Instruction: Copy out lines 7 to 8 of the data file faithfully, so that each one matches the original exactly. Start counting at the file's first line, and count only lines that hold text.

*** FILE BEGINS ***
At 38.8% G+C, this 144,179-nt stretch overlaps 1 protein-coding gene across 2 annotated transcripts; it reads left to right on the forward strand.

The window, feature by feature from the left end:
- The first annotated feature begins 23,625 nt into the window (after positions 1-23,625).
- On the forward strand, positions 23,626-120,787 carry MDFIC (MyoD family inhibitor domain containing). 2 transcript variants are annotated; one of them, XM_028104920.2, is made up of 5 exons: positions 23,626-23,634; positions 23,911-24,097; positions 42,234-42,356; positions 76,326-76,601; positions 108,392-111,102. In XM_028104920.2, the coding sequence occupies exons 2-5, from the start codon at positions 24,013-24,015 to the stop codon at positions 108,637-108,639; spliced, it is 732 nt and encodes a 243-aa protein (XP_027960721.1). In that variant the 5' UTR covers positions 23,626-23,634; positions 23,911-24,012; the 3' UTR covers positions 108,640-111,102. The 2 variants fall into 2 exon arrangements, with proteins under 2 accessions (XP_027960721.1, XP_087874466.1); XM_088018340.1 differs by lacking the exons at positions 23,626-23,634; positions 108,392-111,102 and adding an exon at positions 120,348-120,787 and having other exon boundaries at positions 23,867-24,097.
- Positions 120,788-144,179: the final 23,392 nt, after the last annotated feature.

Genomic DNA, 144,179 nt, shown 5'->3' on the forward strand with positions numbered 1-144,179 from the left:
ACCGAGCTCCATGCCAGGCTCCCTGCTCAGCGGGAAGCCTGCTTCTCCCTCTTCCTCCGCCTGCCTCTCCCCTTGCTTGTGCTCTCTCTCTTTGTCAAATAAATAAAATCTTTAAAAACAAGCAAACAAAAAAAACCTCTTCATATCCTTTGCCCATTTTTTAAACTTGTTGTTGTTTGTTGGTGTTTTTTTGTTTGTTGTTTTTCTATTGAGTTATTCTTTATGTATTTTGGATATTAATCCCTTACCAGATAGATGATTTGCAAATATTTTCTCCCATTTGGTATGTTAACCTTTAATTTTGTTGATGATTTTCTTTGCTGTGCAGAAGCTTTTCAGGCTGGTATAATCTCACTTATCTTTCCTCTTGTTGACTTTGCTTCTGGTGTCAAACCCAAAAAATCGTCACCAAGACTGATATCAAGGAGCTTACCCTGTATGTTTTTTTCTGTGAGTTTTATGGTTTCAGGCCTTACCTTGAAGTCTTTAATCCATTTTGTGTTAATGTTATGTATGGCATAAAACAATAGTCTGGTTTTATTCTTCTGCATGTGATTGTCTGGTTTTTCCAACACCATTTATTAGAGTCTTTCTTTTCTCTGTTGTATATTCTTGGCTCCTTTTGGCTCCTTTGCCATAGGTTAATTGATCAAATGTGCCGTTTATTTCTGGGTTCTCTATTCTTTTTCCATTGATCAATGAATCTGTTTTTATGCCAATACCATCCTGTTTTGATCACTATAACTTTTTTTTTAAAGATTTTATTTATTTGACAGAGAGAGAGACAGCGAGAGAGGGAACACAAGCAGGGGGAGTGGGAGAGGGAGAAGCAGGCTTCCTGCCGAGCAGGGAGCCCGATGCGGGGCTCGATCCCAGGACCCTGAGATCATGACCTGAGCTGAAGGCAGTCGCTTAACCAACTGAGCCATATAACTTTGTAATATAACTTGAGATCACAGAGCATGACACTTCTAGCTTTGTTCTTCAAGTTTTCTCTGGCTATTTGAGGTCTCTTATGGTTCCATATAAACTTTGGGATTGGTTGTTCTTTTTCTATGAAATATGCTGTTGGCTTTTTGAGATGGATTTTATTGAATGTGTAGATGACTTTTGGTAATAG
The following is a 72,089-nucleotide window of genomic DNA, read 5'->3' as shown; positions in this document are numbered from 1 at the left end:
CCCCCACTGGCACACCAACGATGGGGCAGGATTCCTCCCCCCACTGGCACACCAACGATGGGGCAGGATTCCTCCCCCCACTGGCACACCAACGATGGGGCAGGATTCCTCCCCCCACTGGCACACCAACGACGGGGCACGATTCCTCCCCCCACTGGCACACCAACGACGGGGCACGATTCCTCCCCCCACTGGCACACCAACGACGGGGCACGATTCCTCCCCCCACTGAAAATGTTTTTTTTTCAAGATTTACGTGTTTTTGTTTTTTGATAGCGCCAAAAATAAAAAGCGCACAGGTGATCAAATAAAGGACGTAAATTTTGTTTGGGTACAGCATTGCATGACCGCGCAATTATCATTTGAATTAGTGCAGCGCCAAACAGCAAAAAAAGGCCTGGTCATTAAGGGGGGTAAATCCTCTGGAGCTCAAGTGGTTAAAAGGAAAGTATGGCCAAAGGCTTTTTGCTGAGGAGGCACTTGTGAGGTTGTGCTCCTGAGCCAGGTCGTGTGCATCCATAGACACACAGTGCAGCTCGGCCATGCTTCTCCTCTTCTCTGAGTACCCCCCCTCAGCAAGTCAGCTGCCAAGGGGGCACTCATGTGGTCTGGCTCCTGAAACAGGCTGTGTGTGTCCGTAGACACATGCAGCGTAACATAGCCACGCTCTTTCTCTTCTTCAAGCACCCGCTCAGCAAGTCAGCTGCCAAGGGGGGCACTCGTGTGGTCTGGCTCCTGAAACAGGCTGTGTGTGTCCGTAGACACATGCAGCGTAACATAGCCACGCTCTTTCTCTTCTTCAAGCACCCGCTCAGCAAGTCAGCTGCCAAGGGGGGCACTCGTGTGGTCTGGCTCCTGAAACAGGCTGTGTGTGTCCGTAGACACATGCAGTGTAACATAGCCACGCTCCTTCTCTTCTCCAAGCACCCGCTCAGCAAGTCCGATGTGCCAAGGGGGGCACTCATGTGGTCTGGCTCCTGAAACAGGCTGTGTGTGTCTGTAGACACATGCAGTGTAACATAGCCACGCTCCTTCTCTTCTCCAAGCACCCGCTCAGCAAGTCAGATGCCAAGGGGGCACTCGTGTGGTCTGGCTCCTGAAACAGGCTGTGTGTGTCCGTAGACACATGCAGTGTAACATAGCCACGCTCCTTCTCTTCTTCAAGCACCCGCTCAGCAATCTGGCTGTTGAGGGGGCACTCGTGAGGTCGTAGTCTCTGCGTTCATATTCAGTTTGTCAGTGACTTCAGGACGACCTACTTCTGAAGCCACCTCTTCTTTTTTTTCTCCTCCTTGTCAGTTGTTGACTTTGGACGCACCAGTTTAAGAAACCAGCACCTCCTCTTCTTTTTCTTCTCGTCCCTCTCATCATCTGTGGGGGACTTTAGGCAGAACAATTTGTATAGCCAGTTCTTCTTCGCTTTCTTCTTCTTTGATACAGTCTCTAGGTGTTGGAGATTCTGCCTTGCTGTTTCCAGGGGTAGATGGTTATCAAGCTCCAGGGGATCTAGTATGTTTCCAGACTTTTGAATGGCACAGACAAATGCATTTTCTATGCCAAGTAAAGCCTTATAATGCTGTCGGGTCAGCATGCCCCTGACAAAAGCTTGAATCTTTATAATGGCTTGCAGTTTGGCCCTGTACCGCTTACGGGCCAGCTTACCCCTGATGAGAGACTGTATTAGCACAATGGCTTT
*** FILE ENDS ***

ACCGAGCTCCATGCCAGGCTCCCTGCTCAGCGGGAAGCCTGCTTCTCCCTCTTCCTCCGCCTGCCTCTCCCCTTGCTTGTGCTCTCTCTCTTTGTCAAATAAATAAAATCTTTAAAAACAAGCAAACAAAAAAAACCTCTTCATATCCTTTGCCCATTTTTTAAACTTGTTGTTGTTTGTTGGTGTTTTTTTGTTTGTTGTTTTTCTATTGAGTTATTCTTTATGTATTTTGGATATTAATCCCTTACCAGATAGATGATTTGCAAATATTTTCTCCCATTTGGTATGTTAACCTTTAATTTTGTTGATGATTTTCTTTGCTGTGCAGAAGCTTTTCAGGCTGGTATAATCTCACTTATCTTTCCTCTTGTTGACTTTGCTTCTGGTGTCAAACCCAAAAAATCGTCACCAAGACTGATATCAAGGAGCTTACCCTGTATGTTTTTTTCTGTGAGTTTTATGGTTTCAGGCCTTACCTTGAAGTCTTTAATCCATTTTGTGTTAATGTTATGTATGGCATAAAACAATAGTCTGGTTTTATTCTTCTGCATGTGATTGTCTGGTTTTTCCAACACCATTTATTAGAGTCTTTCTTTTCTCTGTTGTATATTCTTGGCTCCTTTTGGCTCCTTTGCCATAGGTTAATTGATCAAATGTGCCGTTTATTTCTGGGTTCTCTATTCTTTTTCCATTGATCAATGAATCTGTTTTTATGCCAATACCATCCTGTTTTGATCACTATAACTTTTTTTTTAAAGATTTTATTTATTTGACAGAGAGAGAGACAGCGAGAGAGGGAACACAAGCAGGGGGAGTGGGAGAGGGAGAAGCAGGCTTCCTGCCGAGCAGGGAGCCCGATGCGGGGCTCGATCCCAGGACCCTGAGATCATGACCTGAGCTGAAGGCAGTCGCTTAACCAACTGAGCCATATAACTTTGTAATATAACTTGAGATCACAGAGCATGACACTTCTAGCTTTGTTCTTCAAGTTTTCTCTGGCTATTTGAGGTCTCTTATGGTTCCATATAAACTTTGGGATTGGTTGTTCTTTTTCTATGAAATATGCTGTTGGCTTTTTGAGATGGATTTTATTGAATGTGTAGATGACTTTTGGTAATAG
The following is a 72,089-nucleotide window of genomic DNA, read 5'->3' as shown; positions in this document are numbered from 1 at the left end: